Final assessment report


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All ten Australian submitters who provided comment on comparable claims (AFGC, Dairy Farmers, FTA Vic, Goodman Fielder, MGC, Sanitarium, SA Dept Human Services, Diabetes Australia, DAA, NHF Australia) supported ANZFA’s preferred criteria. Four New Zealand submitters (Fonterra, Natural Products, MoH NZ and the NZDA) and three trans-Tasman submitters (CMA, Cerebos and Unilever) also supported ANZFA’s recommendation. The NZ CI preferred the NZFR relative difference of 33%, but acknowledged that 25% is consistent with international standards.

Although the NZGMA noted that ANZFA’s preferred criteria would enable more foods to carry comparative claims in New Zealand, Mainland Products opposed the criteria on this basis, arguing that the current competitive advantage will be lost because it will be easier for international competitors to comply. The NZ Nutrition Foundation also opposed the recommendation because of concerns that consumers will be at risk of choosing a ‘reduced’ product with an 8% higher content. It therefore recommended a full education programme for New Zealand health professionals and consumers if the criteria are changed to a 25% relative difference.
Additional requests for variation to the preferred criteria were that:

  • all ‘reduced’ claims except those that relate to ‘reduced salt/sodium’ also include a reduction of at least 25% in energy when compared with a reference food (NHF NZ). The NHF Australia requested this too, but only for total fat and sugar claims;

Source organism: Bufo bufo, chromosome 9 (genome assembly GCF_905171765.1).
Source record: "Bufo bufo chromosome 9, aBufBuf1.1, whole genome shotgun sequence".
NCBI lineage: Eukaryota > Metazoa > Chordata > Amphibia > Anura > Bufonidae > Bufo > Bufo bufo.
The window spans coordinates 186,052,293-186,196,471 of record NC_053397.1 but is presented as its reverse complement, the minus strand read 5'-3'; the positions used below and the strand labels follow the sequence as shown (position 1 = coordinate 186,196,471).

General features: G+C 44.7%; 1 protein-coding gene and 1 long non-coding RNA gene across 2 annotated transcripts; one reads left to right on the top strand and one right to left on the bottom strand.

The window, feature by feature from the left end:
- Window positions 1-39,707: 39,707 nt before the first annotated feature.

• criteria for reference foods be defined within legislation (NZDA);

  • specific comparable claims such as ‘reduced salt’ be prohibited (NZDA);

  • stock-in-trade provisions be given (Independent Fisheries);

  • definition of ‘in conjunction with’, as stated in the draft variations to the FSC be provided (Diabetes Australia and the DAA);

  • specification of minimum absolute differences be given, as is the case under CoPoNC, to prevent trivial differences being highlighted (Sanitarium);

  • that the terms ‘more than’ and ‘more’ be included to promote consistency and provide clarity (Sanitarium).


The issue of whether ‘free’ claims should be prohibited or not was extremely controversial. Eighteen submitters, who were mainly from public health agencies supported prohibition, while twenty-two submitters, all of whom were from industry, strongly opposed the prohibition.

There was support for the prohibition from Griffins, Mainland, Tatua, ADHB, CPH, MoH NZ, NHF NZ, NZDA, NZ CI, Coles, FTA Vic, MLA, SA Dept Human Services, Diabetes Australia, DAA, Pritikin, Rosemary Stanton and HWA. ASA also supported the prohibition but only when the claim is not ‘free’ of a nutrient. All of those who provided reasons for their support said that it was because of the need to conform to the interpretation of fair trading requirements, as given by the ACCC and NZCC. HWA and Coles therefore provided their support reluctantly. In addition, Coles and SA Dept Human Services supported an exemption for ‘free’ claims relating to gluten and lactose.
ADC &ADPF, AFGC, ASDA, Dairy Farmers, FBIA, Food Liaison, Foodsense, Goodman Fielder, Mandurah, MGC, Pauls, CMA, Nestlé, Unilever, CCC USA, Danisco USA, ASA, CAANZ, InforMed Systems, Natural Products, and NZGMA all opposed the prohibition for the following reasons: